McClintic wrote violent letters as teen inmate

WARNING: DISTURBING DETAILS Jurors watched video Wednesday of Terri-Lynne McClintic implicating her former boyfriend in the killing of Ontario schoolgirl Tori Stafford, while also getting a glimpse of the violent tendencies she displayed while in jail as a teenager.

WARNING: This story contains disturbing details

Terri-Lynne McClintic, centre, is transported from court for proceedings in the Michael Rafferty murder trial in London, Ont., on March 16. McClintic is already serving a life sentence after pleading guilty two years ago to first-degree murder in Tori Stafford's death. (Dave Chidley/Canadian Press)

Jurors in a London, Ont., courtroom watched video Wednesday of Terri-Lynne McClintic implicating her former boyfriend in the killing of an Ontario schoolgirl, while also getting a glimpse of the violent tendencies she displayed while in jail as a teenager.

McClintic, 21, is serving a life sentence after pleading guilty to the first-degree murder of Victoria (Tori) Stafford.

Stafford is the Grade 3 student whose disappearance from Woodstock, Ont., on April 8, 2009, led to a massive police investigation. Her remains were found three months after she went missing in a rural area near Mount Forest, Ont.

Wednesday marked McClintic’s fourth day of testimony at the trial of her former boyfriend, Michael Thomas Rafferty, 31, who has pleaded not guilty to first-degree murder, sexual assault causing bodily harm and abduction.

The Crown wrapped up its questioning of McClintic on Wednesday afternoon, then cross-examination by defence lawyer Dirk Derstine began.

Derstine confronted McClintic with a series of letters she wrote to a friend while in jail between September 2007 and the following summer, months before she met Tori and lured the eight-year-old away as she walked home from school.

The letters contained references to gangs, in-custody drug use and numerous statements in which McClintic expressed a desire to kill and torture others — including people who were due to testify against her and people who had been "mouthing off" in jail.

McClintic was ordered to see a medical professional after she wrote a letter in May 2008 that described her desire to "take the first person I see" and murder them.

"I am fed up with this place. I want to scrap," McClintic wrote in another. "I just want to bounce and go on a killing spree."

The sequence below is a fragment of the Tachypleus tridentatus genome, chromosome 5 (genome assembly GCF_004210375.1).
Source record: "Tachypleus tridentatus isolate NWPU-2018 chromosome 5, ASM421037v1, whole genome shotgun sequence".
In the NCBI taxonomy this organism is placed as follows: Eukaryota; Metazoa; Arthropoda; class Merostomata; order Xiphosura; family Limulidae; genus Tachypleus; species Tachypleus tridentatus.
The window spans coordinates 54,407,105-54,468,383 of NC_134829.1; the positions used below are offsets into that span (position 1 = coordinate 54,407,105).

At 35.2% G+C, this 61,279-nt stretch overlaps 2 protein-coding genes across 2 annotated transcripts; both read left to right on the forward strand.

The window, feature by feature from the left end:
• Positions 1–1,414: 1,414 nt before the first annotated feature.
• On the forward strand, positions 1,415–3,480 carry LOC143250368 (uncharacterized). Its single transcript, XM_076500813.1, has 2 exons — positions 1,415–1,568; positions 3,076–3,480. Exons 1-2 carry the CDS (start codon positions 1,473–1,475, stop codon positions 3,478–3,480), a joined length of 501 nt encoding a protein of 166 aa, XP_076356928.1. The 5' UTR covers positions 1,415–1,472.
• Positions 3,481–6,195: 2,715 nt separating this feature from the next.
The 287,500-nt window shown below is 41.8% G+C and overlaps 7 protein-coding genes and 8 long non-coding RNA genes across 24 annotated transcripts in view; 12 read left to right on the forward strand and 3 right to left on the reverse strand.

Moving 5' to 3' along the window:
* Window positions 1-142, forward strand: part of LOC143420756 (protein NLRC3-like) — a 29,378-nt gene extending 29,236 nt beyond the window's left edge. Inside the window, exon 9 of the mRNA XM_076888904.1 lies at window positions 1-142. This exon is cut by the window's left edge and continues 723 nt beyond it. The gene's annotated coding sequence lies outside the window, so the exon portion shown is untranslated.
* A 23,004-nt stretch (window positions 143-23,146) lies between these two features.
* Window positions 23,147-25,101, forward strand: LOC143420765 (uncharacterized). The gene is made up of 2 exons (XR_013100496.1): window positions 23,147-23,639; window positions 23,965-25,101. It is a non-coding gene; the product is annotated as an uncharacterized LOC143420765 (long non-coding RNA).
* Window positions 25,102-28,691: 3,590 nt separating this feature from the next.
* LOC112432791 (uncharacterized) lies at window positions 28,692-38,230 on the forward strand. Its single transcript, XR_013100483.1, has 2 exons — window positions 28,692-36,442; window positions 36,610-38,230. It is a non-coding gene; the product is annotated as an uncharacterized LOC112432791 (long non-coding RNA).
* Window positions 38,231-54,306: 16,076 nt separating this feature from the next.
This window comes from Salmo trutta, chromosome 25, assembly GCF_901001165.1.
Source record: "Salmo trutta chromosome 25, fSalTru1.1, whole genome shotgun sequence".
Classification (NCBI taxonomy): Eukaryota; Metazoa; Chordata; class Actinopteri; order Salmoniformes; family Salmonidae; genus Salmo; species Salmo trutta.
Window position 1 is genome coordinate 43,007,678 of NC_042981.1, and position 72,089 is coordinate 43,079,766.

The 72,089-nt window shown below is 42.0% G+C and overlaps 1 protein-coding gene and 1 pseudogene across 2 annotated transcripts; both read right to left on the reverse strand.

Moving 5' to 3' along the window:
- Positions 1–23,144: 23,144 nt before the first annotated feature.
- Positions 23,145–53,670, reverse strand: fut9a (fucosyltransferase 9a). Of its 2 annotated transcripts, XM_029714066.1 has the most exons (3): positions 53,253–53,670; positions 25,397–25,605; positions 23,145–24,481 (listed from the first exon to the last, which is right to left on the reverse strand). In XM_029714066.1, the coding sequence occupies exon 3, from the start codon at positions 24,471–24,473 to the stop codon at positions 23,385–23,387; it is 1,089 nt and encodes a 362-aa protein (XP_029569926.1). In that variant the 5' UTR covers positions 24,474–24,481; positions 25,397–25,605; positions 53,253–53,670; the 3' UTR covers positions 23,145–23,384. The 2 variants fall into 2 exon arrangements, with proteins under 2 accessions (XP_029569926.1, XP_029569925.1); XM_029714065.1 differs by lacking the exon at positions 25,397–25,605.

The letters were graphic, presenting disturbing scenarios in which McClintic would torture her perceived enemies in a number of ways, and many in the courtroom appeared uncomfortable. 

McClintic tried to distance herself from the letters, saying she felt only anger and rage at the time and that she was younger then. She also said she couldn't recall the specifics of each situation.

However, McClintic agreed with Derstine that there appeared to be a theme in her letters: That she said she was willing to do terrible things to those who did her wrong as well as inflicting harm to their families.

He also said many of the letters routinely suggest she was prepared to do actual violence and that her vows of retribution were more than mere talk.

McClintic admitted to assaulting her mother twice and having confrontations with other inmates on "several occasions." She told the court she adopted a gang persona while behind bars.

Judge allows McClintic's police statement as evidence

Earlier Wednesday, jurors were shown portions of a videotaped statement McClintic gave to police on May 24, 2009, just weeks after Tori vanished.

In the video, McClintic tells OPP Det. Sgt. Jim Smyth that it was Rafferty who killed Tori, not herself — the opposite of what she has testified in court.

Michael Rafferty is seen in a police cruiser after leaving court on March 14. (Dave Chidley/Canadian Press)

On Wednesday, Judge Thomas Heeney told jurors that the videotaped statement will now be part of the evidence that can be used to determine the facts in the present trial.

Previously, the judge had said the jury could only use the video statement to determine the credibility of McClintic as a witness.

Heeney said the jury can accept all, some or none of McClintic's statement, just as they can with her previous testimony. However, Heeney noted that the statement is not sworn testimony, but instead is an interview with police.

At one point during the statement, McClintic tells Smyth that Tori pleaded for help before she was killed.

According to McClintic, the young girl cried out to her: "T, make him stop," as Tori was allegedly sexually assaulted by Rafferty.

McClintic also tells the OPP officer that she saw Rafferty kick Tori more than once before he used a hammer to kill her.

The two then placed the body on the edge of the rock pile, McClintic tells Smyth in the video.

As the video of McClintic and the officer was played in court, Tori's mother, Tara McDonald, walked out of the courtroom. She returned later in the morning.

The trial continues in London on Thursday.

With files from The Canadian Press and CBC's Steven D'Souza and Melanie Nagy